We finally raced at Valley of Fire in February, where I found just how valuable a team was.

Together we traveled, stayed in the same hotels, went to dinner, hung out at the races and joined in the general shenanigans and tomfoolery involved when a gaggle of lycra clad amateurs seeks to hammer each other into the ground.

Our squad tried to have any sort of an impact in the 3/4s, but were really no match for the strong group of racers. Ultimately Keaton finished fairly well and nobody crashed, so it was a success.

 And then I lost touch with my team.

Suffering from on overuse injury for 6 weeks, I was on the couch.

No bike, no team, no fun.

Inactivity, my own unfathomable form of suffering.

I was frustrated, angry, depressed and in despair. The training all winter was for naught, my fitness declined as race day after race down went by.

Eventually working my way out of this funk, a crucial motivator was a desire to race with my team again.

Fitness is coming back, weight is dropping off and my first day back to racing is within sight.

There is a great desire to join the ranks of my team once again, to help my teammates reach their goals and find and shatter my own personal barriers as well.

It was eye opening how being away from something forces you to identify how valuable the thing was.

I need my team.

Thursday, April 3, 2014

Back on Snow

Yesterday was the first day on snow since like what.....mid February?

Jeez, things have changed!

After spending 4 weeks nearly exclusively inside with a Achilles injury, getting out in to the mountains again was the best medicine ever. Both mentally and physically, since yesterday morning at Park City I'm feeling refreshed, energized and focused in a way I haven't felt since racing at Valley of Fire.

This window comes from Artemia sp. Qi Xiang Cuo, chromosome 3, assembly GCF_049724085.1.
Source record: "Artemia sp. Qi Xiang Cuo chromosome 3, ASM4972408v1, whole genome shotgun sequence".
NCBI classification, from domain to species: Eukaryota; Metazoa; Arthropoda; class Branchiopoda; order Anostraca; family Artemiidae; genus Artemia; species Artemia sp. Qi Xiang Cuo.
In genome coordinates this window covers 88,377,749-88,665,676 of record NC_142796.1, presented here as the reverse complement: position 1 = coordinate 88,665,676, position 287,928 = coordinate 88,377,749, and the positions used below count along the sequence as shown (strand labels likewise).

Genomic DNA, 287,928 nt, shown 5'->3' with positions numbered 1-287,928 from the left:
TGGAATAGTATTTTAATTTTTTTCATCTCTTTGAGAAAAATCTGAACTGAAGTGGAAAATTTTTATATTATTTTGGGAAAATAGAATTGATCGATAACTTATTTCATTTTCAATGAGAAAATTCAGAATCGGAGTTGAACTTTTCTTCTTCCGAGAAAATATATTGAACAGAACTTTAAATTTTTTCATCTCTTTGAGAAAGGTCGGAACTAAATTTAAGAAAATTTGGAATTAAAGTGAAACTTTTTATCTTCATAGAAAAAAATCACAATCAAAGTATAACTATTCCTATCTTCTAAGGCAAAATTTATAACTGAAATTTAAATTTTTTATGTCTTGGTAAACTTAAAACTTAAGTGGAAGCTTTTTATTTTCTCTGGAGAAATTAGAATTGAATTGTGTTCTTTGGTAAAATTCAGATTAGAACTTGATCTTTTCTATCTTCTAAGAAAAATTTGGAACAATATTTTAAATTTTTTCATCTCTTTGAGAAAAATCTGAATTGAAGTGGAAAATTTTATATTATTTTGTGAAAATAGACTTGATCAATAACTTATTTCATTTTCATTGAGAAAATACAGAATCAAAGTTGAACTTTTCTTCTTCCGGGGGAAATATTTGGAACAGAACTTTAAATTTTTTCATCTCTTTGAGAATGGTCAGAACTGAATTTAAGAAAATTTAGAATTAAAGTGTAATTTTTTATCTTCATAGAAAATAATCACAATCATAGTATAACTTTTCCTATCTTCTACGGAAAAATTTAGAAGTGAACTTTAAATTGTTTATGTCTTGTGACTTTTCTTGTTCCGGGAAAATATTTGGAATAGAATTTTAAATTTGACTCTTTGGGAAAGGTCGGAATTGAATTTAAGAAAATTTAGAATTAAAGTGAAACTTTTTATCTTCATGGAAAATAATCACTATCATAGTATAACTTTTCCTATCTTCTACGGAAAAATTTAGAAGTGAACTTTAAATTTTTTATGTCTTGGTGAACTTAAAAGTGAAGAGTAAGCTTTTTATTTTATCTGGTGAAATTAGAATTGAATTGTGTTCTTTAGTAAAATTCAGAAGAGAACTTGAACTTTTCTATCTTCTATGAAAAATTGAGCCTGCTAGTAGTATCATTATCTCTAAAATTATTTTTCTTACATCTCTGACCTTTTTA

Eric and I hiked Jupiter Peak a few times, with the highlight of the day being among the first 10 to reach the summit. We were treated to creamy untouched powder towns from top to bottom, whooping and hollering the whole way down.

I had missed that!

Yesterday I also registered for LOTOJA, this year opting to race in the much faster and more challenging CAT 3/4 group. Keaton, a friend and teammate from SaltCycle-INTELITECHS will be joining me this year, and I'm seriously looking forward to training and racing together.

A big case of nerves comes as a side-dish, per usual for events such as this. Challenges, questions and doubts all swirl in your head when faced with the challenge ahead, but this is part of the allure of such an event.

It's not something you can take lightly, and few can just show up and race for 200 miles. It takes dedicated planning, time, commitment and sacrifice to prepare one's body for one 9 hour day of racing. Success is only possible through commitment and meticulous preperation for months leading up to the event.

April is the time to begin that journey.

Sunday, March 30, 2014

Touring in The Tushars: Part Two (sortof)

Checking out from a life focused on bike, skis, and the outdoors over the last month has been a horrendous experience. It has become very clear that constant physical activity and motion outside is required to live with any balance. When finally healed from this injury, there will be stronger commitment and appreciation to the lifestyle that brings happiness.

I've been meaning to finish this story for over a month or so now. It's been something to hold on to, an untold tale of fun and adventure; something to look forward to.

Words are a bit hard to come by at the moment, and pictures of our touring in the Tushar Mountains speak for themselves really. There's also a short edit from Go-Pro footage of some turns. The skiing is certainly no where near the level it once was, but it's still enjoyable all the same.